Amazing grace! (how sweet the sound)

Full Text

1 Amazing grace how sweet the sound
that saved a wretch like me!
I once was lost but now am found,
was blind but now I see.

2 'Twas grace that taught my heart to fear,
and grace my fears relieved;
how precious did that grace appear
the hour I first believed!

3 The Lord has promised good to me,
his word my hope secures;
he will my shield and portion be
as long as life endures.

4 Through many dangers, toils, and snares
I have already come;
'tis grace hath brought me safe thus far,
and grace will lead me home.

5 When we've been there ten thousand years,
bright shining as the sun,
we've no less days to sing God's praise
than when we'd first begun.

Psalter Hymnal (Gray)

Author: John Newton

Newton, John, who was born in London, July 24, 1725, and died there Dec. 21, 1807, occupied an unique position among the founders of the Evangelical School, due as much to the romance of his young life and the striking history of his conversion, as to his force of character. His mother, a pious Dissenter, stored his childish mind with Scripture, but died when he was seven years old. At the age of eleven, after two years' schooling, during which he learned the rudiments of Latin, he went to sea with his father. His life at sea teems with wonderful escapes, vivid dreams, and sailor recklessness. He grew into an abandoned and godless sailor. The religious fits of his boyhood changed into settled infidelity, through the study of Shaftesbury and… Go to person page >

Text Information

First Line: Amazing grace! (how sweet the sound)
Author: John Newton (1779)
Meter: 8.6.8.6
Language: English
Liturgical Uses: Confession Songs, Communion Songs
Article: Amazing Grace: a journey in time and faith by David Douglas (from "The Hymn")

Notes

Scripture References:
all st. = Eph. 1:3-14
st. 1 = Eph. 2:8, John 9:25
st. 3 = Ps. 142:5

One of the best loved and most often sung hymns in North America, this hymn expresses John Newton's personal experience of conversion from sin as an act of God's grace. At the end of his life, Newton (b. London, England, 1725; d. London, 1807) said, “There are two things I'll never forget: that I was a great sinner, and that Jesus Christ is a greater Savior!” This hymn is Newton's spiritual autobiography, but the truth it affirms–that we are saved by grace alone–is one that all Christians may confess with joy and gratitude.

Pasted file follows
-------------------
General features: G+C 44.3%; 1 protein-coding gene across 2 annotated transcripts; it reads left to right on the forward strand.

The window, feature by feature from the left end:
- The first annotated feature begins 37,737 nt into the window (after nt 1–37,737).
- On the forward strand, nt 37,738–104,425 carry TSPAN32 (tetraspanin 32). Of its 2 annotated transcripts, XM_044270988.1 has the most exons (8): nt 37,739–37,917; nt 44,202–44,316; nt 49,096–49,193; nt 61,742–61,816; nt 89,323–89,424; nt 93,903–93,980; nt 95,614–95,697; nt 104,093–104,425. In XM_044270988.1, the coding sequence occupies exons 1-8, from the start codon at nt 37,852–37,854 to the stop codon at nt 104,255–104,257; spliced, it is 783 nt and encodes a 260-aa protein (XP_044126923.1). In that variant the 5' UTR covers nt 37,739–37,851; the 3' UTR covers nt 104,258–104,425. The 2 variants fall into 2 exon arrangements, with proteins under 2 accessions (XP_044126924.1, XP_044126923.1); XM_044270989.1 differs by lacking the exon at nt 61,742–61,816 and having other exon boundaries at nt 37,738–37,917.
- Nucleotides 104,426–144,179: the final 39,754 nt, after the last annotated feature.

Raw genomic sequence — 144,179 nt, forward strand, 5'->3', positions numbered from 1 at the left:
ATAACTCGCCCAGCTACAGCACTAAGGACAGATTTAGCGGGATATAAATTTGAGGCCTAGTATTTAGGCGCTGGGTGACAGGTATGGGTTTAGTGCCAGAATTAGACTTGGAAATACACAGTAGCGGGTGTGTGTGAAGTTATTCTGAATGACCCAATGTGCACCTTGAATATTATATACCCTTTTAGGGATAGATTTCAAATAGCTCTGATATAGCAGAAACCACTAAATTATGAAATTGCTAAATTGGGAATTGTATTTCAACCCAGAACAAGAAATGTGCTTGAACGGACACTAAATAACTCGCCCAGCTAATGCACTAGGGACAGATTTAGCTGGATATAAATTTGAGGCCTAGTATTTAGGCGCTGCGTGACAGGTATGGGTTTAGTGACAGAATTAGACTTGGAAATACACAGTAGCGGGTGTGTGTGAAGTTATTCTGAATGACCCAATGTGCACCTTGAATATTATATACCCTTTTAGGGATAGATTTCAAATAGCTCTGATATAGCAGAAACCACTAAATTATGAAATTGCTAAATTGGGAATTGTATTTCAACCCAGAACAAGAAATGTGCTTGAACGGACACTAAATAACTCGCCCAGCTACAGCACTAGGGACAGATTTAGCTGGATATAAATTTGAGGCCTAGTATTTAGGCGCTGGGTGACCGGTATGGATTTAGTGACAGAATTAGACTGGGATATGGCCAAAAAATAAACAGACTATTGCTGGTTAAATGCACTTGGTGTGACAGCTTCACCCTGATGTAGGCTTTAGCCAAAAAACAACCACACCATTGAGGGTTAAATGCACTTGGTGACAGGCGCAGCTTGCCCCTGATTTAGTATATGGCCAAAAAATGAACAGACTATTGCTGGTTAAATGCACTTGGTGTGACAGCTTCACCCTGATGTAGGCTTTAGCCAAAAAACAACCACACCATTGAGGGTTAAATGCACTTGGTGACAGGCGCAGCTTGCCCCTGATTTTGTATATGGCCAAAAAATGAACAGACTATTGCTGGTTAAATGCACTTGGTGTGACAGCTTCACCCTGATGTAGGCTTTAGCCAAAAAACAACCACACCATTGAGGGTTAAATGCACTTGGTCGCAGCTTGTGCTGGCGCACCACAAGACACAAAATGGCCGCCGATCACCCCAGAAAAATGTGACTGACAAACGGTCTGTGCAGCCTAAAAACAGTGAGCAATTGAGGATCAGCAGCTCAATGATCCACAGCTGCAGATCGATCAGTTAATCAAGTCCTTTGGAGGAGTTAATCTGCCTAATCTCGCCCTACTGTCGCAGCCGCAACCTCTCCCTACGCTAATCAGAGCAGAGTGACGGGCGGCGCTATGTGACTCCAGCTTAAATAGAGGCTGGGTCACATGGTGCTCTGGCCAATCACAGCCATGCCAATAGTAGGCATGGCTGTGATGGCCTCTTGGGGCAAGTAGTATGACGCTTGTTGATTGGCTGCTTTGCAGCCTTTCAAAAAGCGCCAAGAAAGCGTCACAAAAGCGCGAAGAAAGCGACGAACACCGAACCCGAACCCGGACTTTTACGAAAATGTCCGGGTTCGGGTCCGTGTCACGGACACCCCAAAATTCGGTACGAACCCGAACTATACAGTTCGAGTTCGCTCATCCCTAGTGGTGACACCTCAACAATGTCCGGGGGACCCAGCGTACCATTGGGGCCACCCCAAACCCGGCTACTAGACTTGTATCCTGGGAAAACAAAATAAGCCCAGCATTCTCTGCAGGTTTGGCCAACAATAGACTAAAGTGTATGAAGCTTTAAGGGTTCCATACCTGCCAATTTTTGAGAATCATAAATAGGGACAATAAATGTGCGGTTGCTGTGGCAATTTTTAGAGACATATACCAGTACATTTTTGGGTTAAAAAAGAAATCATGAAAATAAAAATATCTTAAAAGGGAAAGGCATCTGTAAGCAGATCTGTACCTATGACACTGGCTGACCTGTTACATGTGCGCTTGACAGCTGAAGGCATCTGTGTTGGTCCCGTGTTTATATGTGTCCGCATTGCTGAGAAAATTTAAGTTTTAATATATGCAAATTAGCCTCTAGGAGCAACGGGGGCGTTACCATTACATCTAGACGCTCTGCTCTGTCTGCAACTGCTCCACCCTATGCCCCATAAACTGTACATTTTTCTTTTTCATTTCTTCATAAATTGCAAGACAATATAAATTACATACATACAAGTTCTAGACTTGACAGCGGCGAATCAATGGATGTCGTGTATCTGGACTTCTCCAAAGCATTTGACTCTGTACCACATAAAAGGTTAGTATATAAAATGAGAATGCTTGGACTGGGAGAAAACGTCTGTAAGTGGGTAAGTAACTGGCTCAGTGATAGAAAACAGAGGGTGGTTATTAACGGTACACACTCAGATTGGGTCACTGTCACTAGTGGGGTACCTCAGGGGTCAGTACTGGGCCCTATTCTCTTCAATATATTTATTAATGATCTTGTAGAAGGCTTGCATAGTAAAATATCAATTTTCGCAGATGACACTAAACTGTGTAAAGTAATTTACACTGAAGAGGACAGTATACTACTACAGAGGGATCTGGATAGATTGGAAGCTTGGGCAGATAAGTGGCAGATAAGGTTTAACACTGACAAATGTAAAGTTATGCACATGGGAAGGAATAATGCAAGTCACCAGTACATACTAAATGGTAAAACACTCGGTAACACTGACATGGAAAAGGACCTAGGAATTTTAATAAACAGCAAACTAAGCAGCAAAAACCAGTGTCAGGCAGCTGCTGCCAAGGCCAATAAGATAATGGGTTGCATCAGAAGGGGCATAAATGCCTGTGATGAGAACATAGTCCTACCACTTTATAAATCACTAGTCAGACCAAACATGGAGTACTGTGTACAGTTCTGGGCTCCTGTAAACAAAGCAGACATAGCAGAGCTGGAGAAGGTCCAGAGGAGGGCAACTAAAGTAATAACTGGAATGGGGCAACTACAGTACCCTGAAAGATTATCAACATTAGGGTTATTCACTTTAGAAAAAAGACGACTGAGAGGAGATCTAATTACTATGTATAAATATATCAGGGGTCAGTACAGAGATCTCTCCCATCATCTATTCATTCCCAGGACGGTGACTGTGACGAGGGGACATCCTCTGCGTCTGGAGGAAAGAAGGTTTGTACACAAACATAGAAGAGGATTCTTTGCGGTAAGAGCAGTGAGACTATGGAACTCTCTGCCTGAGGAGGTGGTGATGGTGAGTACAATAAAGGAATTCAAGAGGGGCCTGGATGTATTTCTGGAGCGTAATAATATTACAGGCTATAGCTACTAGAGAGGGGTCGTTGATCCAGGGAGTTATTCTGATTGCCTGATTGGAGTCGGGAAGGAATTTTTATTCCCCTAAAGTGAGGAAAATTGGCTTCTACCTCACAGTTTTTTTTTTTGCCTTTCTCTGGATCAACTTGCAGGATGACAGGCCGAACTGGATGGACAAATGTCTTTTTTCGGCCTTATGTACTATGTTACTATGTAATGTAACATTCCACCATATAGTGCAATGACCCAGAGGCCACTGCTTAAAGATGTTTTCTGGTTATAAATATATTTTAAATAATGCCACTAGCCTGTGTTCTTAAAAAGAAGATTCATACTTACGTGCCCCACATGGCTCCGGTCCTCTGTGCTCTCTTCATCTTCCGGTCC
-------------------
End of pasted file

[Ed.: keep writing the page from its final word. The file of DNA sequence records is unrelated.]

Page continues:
Newton was born into a Christian home, but his godly mother died when he was seven, and he joined his father at sea when he was eleven. His licentious and tumultuous sailing life included a flogging for attempted desertion from the Royal Navy and captivity by a slave trader in West Africa. After his escape he himself became the captain of a slave ship. Several factors contributed to Newton's conversion: a near-drowning in 1748, the piety of his friend Mary Catlett, (whom he married in 1750), and his reading of Thomas à Kempis' Imitation of Christ. In 1754 he gave up the slave trade and, in association with William Wilberforce, eventually became an ardent abolitionist. After becoming a tide-surveyor in Liverpool, England, Newton came under the influence of George Whitefield and John and Charles Wesley (PHH 267) and began to study for the for the ministry. He was ordained in the Church of England and served in Olney (1764-1780) and St. Mary Woolnoth, London (1780-1807). His legacy to the Christian church includes his hymns as well as his collaboration with William Cowper (PHH 434) in publishing Olney Hymns (1779), to which Newton contributed 280 hymns, including “Amazing Grace.”

"Amazing Grace" was published in six stanzas with the heading "1 Chronicles 17:16-17, Faith's review and expectation."

Four of his original stanzas are included in the Psalter Hymnal along with a fifth anonymous and apocalyptic stanza first found in A Collection of Sacred Ballads (1790). The fifth stanza was first published separately in the 1859 edition of The Sacred Harp and joined to Newton's text in Edwin O. Excell's Coronation Hymns (1910); it has been associated with Newton's text ever since. The Hymnal 1982 Companion calls it "an example of a 'wandering' stanza in [common meter] that appears at the end of a variety of hymns in nineteenth-century hymnals" (Vol. Three B, 671).

Liturgical Use:
Many occasions of worship when we need to confess with joy that we re saved by God's grace alone; as a hymn of response to forgiveness of sin or as an assurance of pardon; as a confession of faith or after the sermon.

--Psalter Hymnal Handbook
===================

Amazing grace, how sweet the sound. J. Newton. [Grace.] No. 41, Book i. of the Olney Hymns, 1779, in 6 stanzas of 4 lines, entitled "Faith's Review and Expectation," and based upon i. Chron. xviii. 16, 17. In Great Britain it is unknown to modern collections, but in America its use is extensive. It is far from being a good example of Newton's work.

-- John Julian, Dictionary of Hymnology (1907)

Tune

NEW BRITAIN

NEW BRITAIN (also known as AMAZING GRACE) was originally a folk tune, probably sung slowly with grace notes and melodic embellishments. Typical of the Appalachian tunes from the southern United States, NEW BRITAIN is pentatonic with melodic figures that outline triads. It was first published as a hy…

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